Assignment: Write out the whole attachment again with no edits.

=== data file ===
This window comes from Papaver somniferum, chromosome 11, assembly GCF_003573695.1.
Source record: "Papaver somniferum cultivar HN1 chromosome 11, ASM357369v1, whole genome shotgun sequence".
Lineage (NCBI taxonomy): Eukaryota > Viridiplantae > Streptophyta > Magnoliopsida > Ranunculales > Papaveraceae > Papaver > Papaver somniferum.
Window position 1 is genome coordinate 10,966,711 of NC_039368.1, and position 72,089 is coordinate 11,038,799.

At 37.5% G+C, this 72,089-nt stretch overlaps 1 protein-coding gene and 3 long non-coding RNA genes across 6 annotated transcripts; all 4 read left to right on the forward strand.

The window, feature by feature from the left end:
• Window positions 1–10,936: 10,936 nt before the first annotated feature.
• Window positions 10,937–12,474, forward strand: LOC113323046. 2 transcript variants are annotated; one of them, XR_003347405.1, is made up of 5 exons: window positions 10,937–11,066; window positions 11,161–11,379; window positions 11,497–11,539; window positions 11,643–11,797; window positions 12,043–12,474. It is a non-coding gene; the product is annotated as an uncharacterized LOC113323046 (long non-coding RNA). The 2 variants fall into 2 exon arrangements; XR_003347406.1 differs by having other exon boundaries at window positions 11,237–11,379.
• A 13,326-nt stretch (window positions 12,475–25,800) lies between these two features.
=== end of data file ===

This window comes from Papaver somniferum, chromosome 11, assembly GCF_003573695.1.
Source record: "Papaver somniferum cultivar HN1 chromosome 11, ASM357369v1, whole genome shotgun sequence".
Lineage (NCBI taxonomy): Eukaryota > Viridiplantae > Streptophyta > Magnoliopsida > Ranunculales > Papaveraceae > Papaver > Papaver somniferum.
Window position 1 is genome coordinate 10,966,711 of NC_039368.1, and position 72,089 is coordinate 11,038,799.

At 37.5% G+C, this 72,089-nt stretch overlaps 1 protein-coding gene and 3 long non-coding RNA genes across 6 annotated transcripts; all 4 read left to right on the forward strand.

The window, feature by feature from the left end:
• Window positions 1–10,936: 10,936 nt before the first annotated feature.
• Window positions 10,937–12,474, forward strand: LOC113323046. 2 transcript variants are annotated; one of them, XR_003347405.1, is made up of 5 exons: window positions 10,937–11,066; window positions 11,161–11,379; window positions 11,497–11,539; window positions 11,643–11,797; window positions 12,043–12,474. It is a non-coding gene; the product is annotated as an uncharacterized LOC113323046 (long non-coding RNA). The 2 variants fall into 2 exon arrangements; XR_003347406.1 differs by having other exon boundaries at window positions 11,237–11,379.
• A 13,326-nt stretch (window positions 12,475–25,800) lies between these two features.